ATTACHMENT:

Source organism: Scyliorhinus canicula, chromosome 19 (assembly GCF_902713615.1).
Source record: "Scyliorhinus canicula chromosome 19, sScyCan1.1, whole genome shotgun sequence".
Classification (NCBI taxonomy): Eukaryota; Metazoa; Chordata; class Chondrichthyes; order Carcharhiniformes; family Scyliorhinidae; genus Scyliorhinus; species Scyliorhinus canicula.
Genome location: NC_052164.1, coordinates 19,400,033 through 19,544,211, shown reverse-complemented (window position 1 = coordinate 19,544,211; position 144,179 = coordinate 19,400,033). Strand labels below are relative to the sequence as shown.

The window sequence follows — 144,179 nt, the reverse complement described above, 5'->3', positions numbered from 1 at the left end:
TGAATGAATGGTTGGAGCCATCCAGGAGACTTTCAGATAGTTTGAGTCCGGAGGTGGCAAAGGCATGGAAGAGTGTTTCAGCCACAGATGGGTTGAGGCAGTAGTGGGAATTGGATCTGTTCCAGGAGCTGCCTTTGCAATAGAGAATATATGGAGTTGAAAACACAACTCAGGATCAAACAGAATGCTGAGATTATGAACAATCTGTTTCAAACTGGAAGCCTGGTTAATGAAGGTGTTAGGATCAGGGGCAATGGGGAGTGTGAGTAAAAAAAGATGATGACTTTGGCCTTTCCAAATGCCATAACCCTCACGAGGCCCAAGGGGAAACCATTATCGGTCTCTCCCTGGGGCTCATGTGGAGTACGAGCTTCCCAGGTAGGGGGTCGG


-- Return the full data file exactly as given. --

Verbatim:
Source organism: Scyliorhinus canicula, chromosome 19 (assembly GCF_902713615.1).
Source record: "Scyliorhinus canicula chromosome 19, sScyCan1.1, whole genome shotgun sequence".
Classification (NCBI taxonomy): Eukaryota; Metazoa; Chordata; class Chondrichthyes; order Carcharhiniformes; family Scyliorhinidae; genus Scyliorhinus; species Scyliorhinus canicula.
Genome location: NC_052164.1, coordinates 19,400,033 through 19,544,211, shown reverse-complemented (window position 1 = coordinate 19,544,211; position 144,179 = coordinate 19,400,033). Strand labels below are relative to the sequence as shown.

The window sequence follows — 144,179 nt, the reverse complement described above, 5'->3', positions numbered from 1 at the left end:
TGAATGAATGGTTGGAGCCATCCAGGAGACTTTCAGATAGTTTGAGTCCGGAGGTGGCAAAGGCATGGAAGAGTGTTTCAGCCACAGATGGGTTGAGGCAGTAGTGGGAATTGGATCTGTTCCAGGAGCTGCCTTTGCAATAGAGAATATATGGAGTTGAAAACACAACTCAGGATCAAACAGAATGCTGAGATTATGAACAATCTGTTTCAAACTGGAAGCCTGGTTAATGAAGGTGTTAGGATCAGGGGCAATGGGGAGTGTGAGTAAAAAAAGATGATGACTTTGGCCTTTCCAAATGCCATAACCCTCACGAGGCCCAAGGGGAAACCATTATCGGTCTCTCCCTGGGGCTCATGTGGAGTACGAGCTTCCCAGGTAGGGGGTCGG